Why is it TMI and uncouth for a woman to say she got HPV from her husband? Would it be equally TMI for her to admit that she got, say, chicken pox from him? I ask because Ayelet Waldman posted a few tweets today about HPV, in the aftermath of Michele Bachmann whining that HPV vaccinations intrude on parents’ rights (sure, enjoy your polio and measles also). Waldman said she got HPV in a monogamous marriage, and ended up with cancerous cervical lesions. The New York Observer called it “a new height in oversharing.”* New York Mag’s Daily Intel also covered it. And people on Twitter were like, OMG TMI BE A LADY YOU’RE BEING PUNISHED FOR BEING SUCH A SLUT SO BE QUIET ABOUT IT.
But… why? Why is this the height of an over-share? If someone says, “I had precancerous skin lesions that could have developed into melanoma,” no one is like “OMG HEIGHT OF THE OVERSHARE PLEASE STOP I AM EATING.” If I told you that when I was little I got chicken pox from a kid at school — which I did! — no one is going to flip out about it. If a well-known writer tweets, “I got the flu from my husband and it fucking sucked and if I was older or didn’t have decent medical care or had a complicating health condition I could have died from that infection, and anyone who tries to block flu shots is an irresponsible fuckface,” people would be like, “Yeah.”
But Ayelet Waldman says she got one of the most common viruses in the United States from her husband and we’re all disgusted because… it’s sexually transmitted? And what, we’re all shocked that a mother of four who writes about how much she likes having sex with her husband has had sex? We think it’s way worse to transmit a disease sexually than by kissing or holding hands or touching a subway pole?
Here is some shocking news: People have sex. And when people have sex, body fluids sometimes mingle, and skin touches skin, and things get passed on. HPV, as it turns out, is a wily little fucker that gets passed on a whole lot. At least half of all sexually active people have it. By the age of 50, at least 80% of women will have HPV. And not that it would be ok to shame Ayelet (or anyone) about a disease that was less prevalent, but it looks especially silly when the OMG TMI!!! stuff is coming in response to a disease that a huge portion of the population has or will have.
And yet no one really talks about it from a personal perspective, because it’s sex-related and therefore shameful.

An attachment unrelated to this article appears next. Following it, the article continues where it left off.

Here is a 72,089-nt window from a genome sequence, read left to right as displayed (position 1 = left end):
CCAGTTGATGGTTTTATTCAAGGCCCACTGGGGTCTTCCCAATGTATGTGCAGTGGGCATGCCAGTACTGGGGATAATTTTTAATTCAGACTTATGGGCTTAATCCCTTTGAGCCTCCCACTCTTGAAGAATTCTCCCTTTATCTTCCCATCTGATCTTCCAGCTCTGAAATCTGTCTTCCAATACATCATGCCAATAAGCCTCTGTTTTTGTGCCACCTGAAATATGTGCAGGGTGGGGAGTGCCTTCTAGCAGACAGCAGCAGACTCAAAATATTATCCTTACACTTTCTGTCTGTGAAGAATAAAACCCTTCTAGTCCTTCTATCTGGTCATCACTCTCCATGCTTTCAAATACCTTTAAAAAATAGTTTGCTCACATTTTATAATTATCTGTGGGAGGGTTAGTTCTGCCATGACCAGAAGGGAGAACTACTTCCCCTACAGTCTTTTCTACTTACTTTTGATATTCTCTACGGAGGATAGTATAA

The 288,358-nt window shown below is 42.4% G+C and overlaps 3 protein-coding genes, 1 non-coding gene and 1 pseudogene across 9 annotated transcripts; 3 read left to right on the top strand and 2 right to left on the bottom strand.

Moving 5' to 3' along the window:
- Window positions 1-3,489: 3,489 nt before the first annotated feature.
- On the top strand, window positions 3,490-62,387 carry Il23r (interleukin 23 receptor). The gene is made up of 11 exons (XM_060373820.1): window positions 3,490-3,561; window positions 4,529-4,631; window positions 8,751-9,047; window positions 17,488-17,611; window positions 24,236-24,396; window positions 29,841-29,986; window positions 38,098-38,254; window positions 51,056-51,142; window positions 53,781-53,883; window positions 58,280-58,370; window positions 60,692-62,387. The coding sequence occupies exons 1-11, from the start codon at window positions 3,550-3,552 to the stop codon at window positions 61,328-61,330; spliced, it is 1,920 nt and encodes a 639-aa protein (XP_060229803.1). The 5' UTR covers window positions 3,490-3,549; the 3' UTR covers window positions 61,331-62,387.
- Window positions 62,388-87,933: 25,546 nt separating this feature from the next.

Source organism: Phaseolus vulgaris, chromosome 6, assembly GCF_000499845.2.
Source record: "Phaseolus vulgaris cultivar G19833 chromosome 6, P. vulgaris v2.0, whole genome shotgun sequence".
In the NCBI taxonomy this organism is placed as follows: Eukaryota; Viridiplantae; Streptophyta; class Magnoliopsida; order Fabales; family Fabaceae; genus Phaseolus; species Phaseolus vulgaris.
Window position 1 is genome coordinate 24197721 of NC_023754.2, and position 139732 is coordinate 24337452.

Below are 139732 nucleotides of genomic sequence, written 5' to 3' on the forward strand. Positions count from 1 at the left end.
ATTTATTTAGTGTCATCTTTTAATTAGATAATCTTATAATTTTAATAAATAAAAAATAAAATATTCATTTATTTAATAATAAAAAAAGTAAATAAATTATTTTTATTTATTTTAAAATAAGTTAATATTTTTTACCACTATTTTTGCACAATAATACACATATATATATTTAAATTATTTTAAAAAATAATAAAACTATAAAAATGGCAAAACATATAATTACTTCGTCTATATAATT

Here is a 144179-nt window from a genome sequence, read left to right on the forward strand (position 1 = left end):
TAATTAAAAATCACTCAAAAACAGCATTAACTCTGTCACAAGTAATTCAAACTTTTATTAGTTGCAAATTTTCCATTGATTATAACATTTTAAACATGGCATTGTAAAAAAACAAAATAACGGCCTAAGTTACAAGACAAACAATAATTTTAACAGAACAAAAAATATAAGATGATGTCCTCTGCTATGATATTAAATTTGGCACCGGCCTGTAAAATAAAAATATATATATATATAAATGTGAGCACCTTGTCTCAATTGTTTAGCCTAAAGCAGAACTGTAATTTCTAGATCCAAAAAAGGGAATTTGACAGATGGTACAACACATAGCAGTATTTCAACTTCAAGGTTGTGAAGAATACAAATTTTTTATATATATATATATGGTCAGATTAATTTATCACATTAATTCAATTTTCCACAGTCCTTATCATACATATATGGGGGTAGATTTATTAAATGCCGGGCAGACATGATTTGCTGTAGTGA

Not everyone gets cancer from HPV. Not everyone with HPV will even see an irregular pap smear in their lives. A lot of the time, HPV does absolutely nothing.
But sometimes it causes cancer. And that’s no joke. And putting a real face on an incredibly common, sometimes cancer-causing disease is important. It shouldn’t have to be brave — it shouldn’t be any more brave than saying you had chicken pox or the flu or melanoma — but it is. And it’s shameful that in the face of what should be a fairly benign statement — “I contracted one of the most common viruses in the United States” — the media response is “eew” and “too much!” and “stop talking you slut.”
You guys all realize that this is the reason folks like Bachmann are able to use a totally responsible HPV vaccine policy as a political battering ram, right? You guys all realize that this kind of shame-based response to the statement “I have HPV” is why too many women sit alone in a gynecologist’s office lacking a support system when they find out they have a potentially cancer-causing virus, and why a lot of men don’t even realize they can get it, putting them at risk for anal and penile cancer? You guys all realize that the implication that you get HPV from being slutty and people who make “bad decisions” don’t deserve respect, let alone health care, is why social conservatives are winning the battle when it comes to every social program from food stamps to social security to welfare to abortion rights to basic health care coverage to unemployment?
This isn’t just “Ayelet Waldman mentioned she has a cervix, everyone grossed out.” This is why, culturally, we are losing.
*UPDATE: So, re-reading the Observer article after some yoga and a few deep breaths, I now recognize that Foster was criticizing Waldman for tweeting the chain of how she got HPV, which outed others as having the virus (a tweet she has since deleted). Which is a fair criticism — I can see how it was an oversight on Waldman’s part and not an intentional violation of privacy, but that’s ultimately what it was, and she did the upstanding thing of removing the offending information. What’s not cool — and what other commentators have done, and what I initially read Foster’s piece to include, even though he didn’t actually mean it this way — is suggesting that it’s inappropriate to discuss having HPV, or that having HPV is gross or shameful. At the end of the Observer piece, Foster is pretty clear that he doesn’t think anyone should be shamed for having the virus; I got stuck on the “height of overshare” part, which he intended differently than I read it. All of which is to say, a lot of these responses are totally fucked up! But the Observer isn’t the only (or by any stretch the worst) target, and my vitriol against them was misdirected.
But still fuck the “eew TMI I’m eating” people. You people are assholes.